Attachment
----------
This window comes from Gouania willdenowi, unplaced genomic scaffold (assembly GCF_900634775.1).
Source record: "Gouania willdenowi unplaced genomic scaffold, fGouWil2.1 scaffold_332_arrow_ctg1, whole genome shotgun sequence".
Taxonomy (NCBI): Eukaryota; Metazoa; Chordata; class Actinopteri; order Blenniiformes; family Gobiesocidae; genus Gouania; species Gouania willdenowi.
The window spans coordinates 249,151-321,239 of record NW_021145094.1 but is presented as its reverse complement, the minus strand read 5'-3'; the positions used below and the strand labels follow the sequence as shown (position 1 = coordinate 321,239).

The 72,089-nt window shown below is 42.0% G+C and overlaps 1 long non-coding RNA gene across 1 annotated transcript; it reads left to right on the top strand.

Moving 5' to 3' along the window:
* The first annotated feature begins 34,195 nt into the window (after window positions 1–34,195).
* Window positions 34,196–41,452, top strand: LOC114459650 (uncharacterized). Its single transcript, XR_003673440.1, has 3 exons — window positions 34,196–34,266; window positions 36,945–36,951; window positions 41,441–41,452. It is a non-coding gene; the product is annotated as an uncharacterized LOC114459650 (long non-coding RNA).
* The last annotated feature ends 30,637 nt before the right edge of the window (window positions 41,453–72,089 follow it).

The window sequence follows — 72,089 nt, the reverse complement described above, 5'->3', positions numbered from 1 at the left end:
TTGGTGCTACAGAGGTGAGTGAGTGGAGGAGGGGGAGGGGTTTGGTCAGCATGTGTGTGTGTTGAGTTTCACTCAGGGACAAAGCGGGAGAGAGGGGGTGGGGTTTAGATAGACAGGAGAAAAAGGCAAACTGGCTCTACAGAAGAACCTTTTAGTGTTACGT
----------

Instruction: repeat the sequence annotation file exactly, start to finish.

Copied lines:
This window comes from Gouania willdenowi, unplaced genomic scaffold (assembly GCF_900634775.1).
Source record: "Gouania willdenowi unplaced genomic scaffold, fGouWil2.1 scaffold_332_arrow_ctg1, whole genome shotgun sequence".
Taxonomy (NCBI): Eukaryota; Metazoa; Chordata; class Actinopteri; order Blenniiformes; family Gobiesocidae; genus Gouania; species Gouania willdenowi.
The window spans coordinates 249,151-321,239 of record NW_021145094.1 but is presented as its reverse complement, the minus strand read 5'-3'; the positions used below and the strand labels follow the sequence as shown (position 1 = coordinate 321,239).

The 72,089-nt window shown below is 42.0% G+C and overlaps 1 long non-coding RNA gene across 1 annotated transcript; it reads left to right on the top strand.

Moving 5' to 3' along the window:
* The first annotated feature begins 34,195 nt into the window (after window positions 1–34,195).
* Window positions 34,196–41,452, top strand: LOC114459650 (uncharacterized). Its single transcript, XR_003673440.1, has 3 exons — window positions 34,196–34,266; window positions 36,945–36,951; window positions 41,441–41,452. It is a non-coding gene; the product is annotated as an uncharacterized LOC114459650 (long non-coding RNA).
* The last annotated feature ends 30,637 nt before the right edge of the window (window positions 41,453–72,089 follow it).

The window sequence follows — 72,089 nt, the reverse complement described above, 5'->3', positions numbered from 1 at the left end:
TTGGTGCTACAGAGGTGAGTGAGTGGAGGAGGGGGAGGGGTTTGGTCAGCATGTGTGTGTGTTGAGTTTCACTCAGGGACAAAGCGGGAGAGAGGGGGTGGGGTTTAGATAGACAGGAGAAAAAGGCAAACTGGCTCTACAGAAGAACCTTTTAGTGTTACGT